After a chaotic few days, U.S. banking regulators announced late Sunday that depositors at Silicon Valley Bank will be able to access all their funds on Monday morning, helping the bank’s tech-heavy clientele avoid financial catastrophe. The bank entered receivership on Friday after trading of its parent company, SVB Financial Group (SIVB -60.41%), was halted.
Regulators also announced similar protections for customers of Signature Bank (SBNY -22.87%), a $110 billion asset bank that was shut down by the New York Department of Financial Services on Sunday.
The good news: depositors are to be made whole
Depositors at both Silicon Valley Bank and Signature will be able to access their funds Monday. In a joint statement, the Federal Deposit Insurance Corp. (FDIC), Treasury Department, and Federal Reserve said, “Today we are taking decisive actions to protect the U.S. economy by strengthening public confidence in our banking system.”
The three agencies added that “no losses associated with the resolution of Silicon Valley Bank will be borne by the taxpayer.”
Many of SVB’s customers wondered what might happen if they couldn’t access their funds this week to do things like meet payroll, pay bills, and fulfill other short-term obligations. The vast majority of deposits at SVB had been in excess of the $250,000 limit nominally insured by the FDIC, which is rather unique for the industry.
In their statement, the three agencies also said “shareholders and certain unsecured debtholders will not be protected,” which is in line with Treasury Secretary Janet Yellen’s statement early Sunday that there would be no government bailout. Senior management has also been removed, and any losses to the FDIC’s Deposit Insurance Fund to support these measures will be recovered through the FDIC assessment charges that banks pay every year, the agencies said in their statement.
To help SVB and Signature pay out all of their deposits Monday, the Fed is creating a new Bank Term Funding Program (BTFP), which will make loans of up to one year to qualifying banks that will be collateralized by various government-backed bonds. The Treasury Department is planning to use $25 billion from its Exchange Stabilization Fund to serve as a “backstop” for the BTFP, although the Fed does not expect to have to dip into these funds.
The bad news: Signature Bank fails
Shares of Signature Bank had been hit hard this past week, down more than 37%. The bank was facing struggles from all sides. Not only had Signature been facing similar challenges as SVB, but the bank operated a real-time payments network similar to crypto bank Silvergate Capital (SI -11.27%). Silvergate announced last week that it would wind down its operations and liquidate its assets.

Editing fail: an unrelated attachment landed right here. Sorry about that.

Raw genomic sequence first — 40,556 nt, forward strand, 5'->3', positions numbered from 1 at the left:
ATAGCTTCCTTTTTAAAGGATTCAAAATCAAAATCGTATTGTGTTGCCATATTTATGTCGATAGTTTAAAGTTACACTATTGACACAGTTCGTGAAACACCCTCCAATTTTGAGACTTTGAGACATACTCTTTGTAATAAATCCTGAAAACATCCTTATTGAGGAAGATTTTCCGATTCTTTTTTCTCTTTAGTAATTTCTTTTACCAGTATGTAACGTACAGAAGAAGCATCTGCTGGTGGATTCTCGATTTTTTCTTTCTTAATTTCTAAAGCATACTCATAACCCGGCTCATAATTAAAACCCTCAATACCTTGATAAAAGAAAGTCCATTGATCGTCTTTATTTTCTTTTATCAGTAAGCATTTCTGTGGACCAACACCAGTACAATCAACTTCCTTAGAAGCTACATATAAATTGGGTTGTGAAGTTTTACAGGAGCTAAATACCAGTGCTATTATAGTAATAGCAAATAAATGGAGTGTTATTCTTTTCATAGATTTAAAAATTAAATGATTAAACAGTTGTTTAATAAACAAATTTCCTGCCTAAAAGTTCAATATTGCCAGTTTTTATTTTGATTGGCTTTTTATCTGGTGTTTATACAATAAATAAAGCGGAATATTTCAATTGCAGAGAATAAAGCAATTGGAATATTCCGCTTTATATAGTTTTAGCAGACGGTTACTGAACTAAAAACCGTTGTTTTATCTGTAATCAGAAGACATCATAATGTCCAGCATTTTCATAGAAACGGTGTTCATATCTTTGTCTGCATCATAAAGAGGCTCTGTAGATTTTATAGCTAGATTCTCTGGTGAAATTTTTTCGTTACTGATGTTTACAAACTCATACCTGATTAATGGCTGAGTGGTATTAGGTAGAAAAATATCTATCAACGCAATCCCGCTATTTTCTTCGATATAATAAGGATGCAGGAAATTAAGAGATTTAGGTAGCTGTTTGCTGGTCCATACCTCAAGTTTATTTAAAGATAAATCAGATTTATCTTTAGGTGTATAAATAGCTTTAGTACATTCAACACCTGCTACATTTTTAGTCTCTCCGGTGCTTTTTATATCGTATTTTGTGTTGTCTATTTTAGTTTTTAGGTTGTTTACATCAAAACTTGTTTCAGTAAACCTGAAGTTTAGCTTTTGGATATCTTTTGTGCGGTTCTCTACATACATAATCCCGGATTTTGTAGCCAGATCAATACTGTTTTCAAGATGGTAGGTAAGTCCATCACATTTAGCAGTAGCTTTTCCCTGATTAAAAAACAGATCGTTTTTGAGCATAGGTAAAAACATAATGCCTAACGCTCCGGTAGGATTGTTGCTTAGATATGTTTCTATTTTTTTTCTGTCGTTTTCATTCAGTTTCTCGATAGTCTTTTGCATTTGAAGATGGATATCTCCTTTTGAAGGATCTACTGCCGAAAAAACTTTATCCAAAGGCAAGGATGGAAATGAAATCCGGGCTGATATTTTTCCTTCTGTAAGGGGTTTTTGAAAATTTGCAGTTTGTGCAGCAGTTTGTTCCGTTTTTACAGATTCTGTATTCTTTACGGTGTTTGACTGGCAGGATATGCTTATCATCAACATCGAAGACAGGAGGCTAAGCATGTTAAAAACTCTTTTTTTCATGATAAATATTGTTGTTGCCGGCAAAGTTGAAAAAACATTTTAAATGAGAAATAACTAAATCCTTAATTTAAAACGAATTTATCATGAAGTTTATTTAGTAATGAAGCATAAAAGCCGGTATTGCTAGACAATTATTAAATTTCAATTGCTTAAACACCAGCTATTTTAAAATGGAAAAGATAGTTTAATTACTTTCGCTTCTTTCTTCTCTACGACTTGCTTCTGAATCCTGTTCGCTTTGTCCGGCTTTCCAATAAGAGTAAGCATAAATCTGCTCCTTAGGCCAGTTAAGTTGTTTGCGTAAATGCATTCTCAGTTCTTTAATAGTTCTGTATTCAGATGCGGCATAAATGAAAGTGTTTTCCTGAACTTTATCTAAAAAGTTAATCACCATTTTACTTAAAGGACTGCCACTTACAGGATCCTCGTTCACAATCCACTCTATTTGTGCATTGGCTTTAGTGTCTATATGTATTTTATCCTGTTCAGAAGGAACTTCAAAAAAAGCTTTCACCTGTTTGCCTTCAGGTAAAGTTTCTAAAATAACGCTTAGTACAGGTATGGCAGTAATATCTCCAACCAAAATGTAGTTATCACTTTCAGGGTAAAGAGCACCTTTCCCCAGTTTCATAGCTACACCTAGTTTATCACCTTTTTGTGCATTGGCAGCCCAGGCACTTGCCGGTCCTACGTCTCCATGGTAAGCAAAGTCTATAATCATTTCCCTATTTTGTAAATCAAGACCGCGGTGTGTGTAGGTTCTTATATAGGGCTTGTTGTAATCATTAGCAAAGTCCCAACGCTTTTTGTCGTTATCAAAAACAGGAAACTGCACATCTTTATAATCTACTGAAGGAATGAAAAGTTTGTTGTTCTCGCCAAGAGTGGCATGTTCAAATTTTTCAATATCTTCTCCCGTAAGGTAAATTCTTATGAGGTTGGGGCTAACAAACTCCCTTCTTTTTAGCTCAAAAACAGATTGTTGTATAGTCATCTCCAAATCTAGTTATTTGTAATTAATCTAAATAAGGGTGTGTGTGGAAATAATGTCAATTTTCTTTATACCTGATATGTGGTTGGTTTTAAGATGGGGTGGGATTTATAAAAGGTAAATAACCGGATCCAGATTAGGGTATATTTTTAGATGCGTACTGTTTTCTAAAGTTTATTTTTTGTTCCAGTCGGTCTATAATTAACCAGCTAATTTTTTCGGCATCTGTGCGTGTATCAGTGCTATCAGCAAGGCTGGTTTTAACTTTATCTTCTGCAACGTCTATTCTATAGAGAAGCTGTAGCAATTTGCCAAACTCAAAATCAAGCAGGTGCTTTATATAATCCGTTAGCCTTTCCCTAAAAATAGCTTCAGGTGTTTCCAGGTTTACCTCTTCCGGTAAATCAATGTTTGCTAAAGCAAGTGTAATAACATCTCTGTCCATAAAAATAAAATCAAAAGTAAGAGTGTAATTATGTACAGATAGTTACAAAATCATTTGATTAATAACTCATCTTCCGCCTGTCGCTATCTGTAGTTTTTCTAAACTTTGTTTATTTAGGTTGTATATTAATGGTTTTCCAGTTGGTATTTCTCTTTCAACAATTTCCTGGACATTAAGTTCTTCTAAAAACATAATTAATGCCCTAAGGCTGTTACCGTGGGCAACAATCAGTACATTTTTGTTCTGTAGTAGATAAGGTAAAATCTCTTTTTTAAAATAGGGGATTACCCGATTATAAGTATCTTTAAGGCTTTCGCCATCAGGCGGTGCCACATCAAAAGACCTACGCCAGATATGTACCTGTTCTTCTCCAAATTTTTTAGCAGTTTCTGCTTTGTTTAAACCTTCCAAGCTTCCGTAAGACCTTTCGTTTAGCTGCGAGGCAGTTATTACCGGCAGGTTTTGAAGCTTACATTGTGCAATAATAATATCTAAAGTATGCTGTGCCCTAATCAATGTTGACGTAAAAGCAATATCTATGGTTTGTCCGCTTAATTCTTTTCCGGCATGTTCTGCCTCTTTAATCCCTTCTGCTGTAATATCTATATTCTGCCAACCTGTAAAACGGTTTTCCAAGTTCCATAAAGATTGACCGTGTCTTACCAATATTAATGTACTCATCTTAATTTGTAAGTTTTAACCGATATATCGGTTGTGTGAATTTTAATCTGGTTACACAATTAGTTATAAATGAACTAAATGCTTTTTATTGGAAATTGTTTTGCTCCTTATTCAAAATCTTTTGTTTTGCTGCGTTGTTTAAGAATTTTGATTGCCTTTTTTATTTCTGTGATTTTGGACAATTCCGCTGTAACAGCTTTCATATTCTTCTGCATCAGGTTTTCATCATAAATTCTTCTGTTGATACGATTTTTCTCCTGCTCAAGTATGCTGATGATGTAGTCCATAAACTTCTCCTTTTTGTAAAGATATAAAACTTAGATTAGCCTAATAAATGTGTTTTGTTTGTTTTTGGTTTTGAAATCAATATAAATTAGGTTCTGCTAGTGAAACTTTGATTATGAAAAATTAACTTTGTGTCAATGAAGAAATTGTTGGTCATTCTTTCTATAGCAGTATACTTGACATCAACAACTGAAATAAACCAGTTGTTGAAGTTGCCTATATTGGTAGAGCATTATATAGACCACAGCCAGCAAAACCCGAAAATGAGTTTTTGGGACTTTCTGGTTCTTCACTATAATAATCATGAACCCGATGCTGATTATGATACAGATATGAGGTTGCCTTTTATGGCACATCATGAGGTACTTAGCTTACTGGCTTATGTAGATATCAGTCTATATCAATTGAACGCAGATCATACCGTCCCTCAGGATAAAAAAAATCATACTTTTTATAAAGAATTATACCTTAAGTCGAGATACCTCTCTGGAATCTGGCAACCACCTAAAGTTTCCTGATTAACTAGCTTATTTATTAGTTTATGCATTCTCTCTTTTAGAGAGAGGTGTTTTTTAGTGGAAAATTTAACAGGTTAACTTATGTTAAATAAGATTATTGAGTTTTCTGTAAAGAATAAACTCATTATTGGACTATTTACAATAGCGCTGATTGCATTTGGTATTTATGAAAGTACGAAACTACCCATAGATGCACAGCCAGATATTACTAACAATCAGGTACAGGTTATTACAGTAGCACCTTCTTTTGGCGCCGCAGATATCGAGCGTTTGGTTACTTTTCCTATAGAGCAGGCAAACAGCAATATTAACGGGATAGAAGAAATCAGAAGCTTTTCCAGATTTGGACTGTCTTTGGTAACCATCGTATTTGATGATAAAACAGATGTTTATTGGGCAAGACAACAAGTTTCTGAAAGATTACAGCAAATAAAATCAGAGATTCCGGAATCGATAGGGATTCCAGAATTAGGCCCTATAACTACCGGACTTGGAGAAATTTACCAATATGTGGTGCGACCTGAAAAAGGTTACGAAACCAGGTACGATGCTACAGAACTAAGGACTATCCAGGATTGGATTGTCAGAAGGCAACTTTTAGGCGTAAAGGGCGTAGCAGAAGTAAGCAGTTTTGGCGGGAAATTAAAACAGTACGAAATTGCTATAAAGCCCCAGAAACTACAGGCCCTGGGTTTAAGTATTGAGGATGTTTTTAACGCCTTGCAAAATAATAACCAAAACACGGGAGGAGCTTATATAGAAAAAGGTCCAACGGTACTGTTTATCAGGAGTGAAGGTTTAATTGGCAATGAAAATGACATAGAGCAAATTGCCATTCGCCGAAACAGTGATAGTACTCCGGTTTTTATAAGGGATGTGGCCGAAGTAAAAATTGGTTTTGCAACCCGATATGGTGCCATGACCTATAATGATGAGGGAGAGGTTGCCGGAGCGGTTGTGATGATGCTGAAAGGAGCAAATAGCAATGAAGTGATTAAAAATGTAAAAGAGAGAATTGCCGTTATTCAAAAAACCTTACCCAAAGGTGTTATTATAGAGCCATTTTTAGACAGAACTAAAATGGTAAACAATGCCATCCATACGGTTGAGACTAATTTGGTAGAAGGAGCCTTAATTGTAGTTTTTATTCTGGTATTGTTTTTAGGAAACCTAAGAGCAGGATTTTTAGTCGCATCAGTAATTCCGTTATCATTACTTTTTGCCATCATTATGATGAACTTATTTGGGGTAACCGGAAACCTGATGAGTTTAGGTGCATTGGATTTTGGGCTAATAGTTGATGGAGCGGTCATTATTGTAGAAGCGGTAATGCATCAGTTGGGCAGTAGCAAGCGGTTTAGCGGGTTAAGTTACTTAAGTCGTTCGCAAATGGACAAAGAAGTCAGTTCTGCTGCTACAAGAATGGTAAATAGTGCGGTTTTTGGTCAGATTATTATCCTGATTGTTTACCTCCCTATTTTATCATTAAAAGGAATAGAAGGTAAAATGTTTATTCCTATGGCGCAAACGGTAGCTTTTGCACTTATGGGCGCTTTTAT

SVB’s collapse had to do with the fact that the bank was facing massive deposit outflows but had invested its deposits into longer-term bonds that were trading at huge losses because of soaring interest rates (bond yields and bond values have an inverse relationship). At the end of 2022, Signature had about $7.3 billion of tangible common equity and about $3.2 billion of unrealized losses in its available-for-sale (AFS) and held-to-maturity (HTM) bond portfolios. So, if the bank faced significant deposit outflows and had to sell these bonds to cover the outflows it could have wiped out a substantial amount of shareholder equity. Still, most of these losses were in the AFS book, which is marked to market and therefore already accounted for.
Signature had already been working to reduce its exposure to digital-asset-related clients that had come to the bank to use its real-time payment network, which better facilitated crypto trading. Silvergate saw an acceleration of crypto-related deposit outflows in the first few months of this year, so perhaps Signature did too, but as of Sunday night the specific reasons regulators closed the bank were not clear.
It’s great news that depositors are going to be made whole on Monday. If they hadn’t been, many young companies — both in the public and private markets — could have struggled or even outright failed.
The bad news here is that another bank was closed, with regulators citing “systemic risk.” Hopefully, the fact that all depositors are covered will shore up confidence in the banking system.
Another question is whether or not a buyer will emerge for SVB. Regulators have said that would be the best outcome for the failed bank, but they didn’t seem to have a buyer lined up as of Sunday night.
SVB Financial provides credit and banking services to The Motley Fool. Bram Berkowitz has no position in any of the stocks mentioned. The Motley Fool has positions in and recommends SVB Financial. The Motley Fool has a disclosure policy.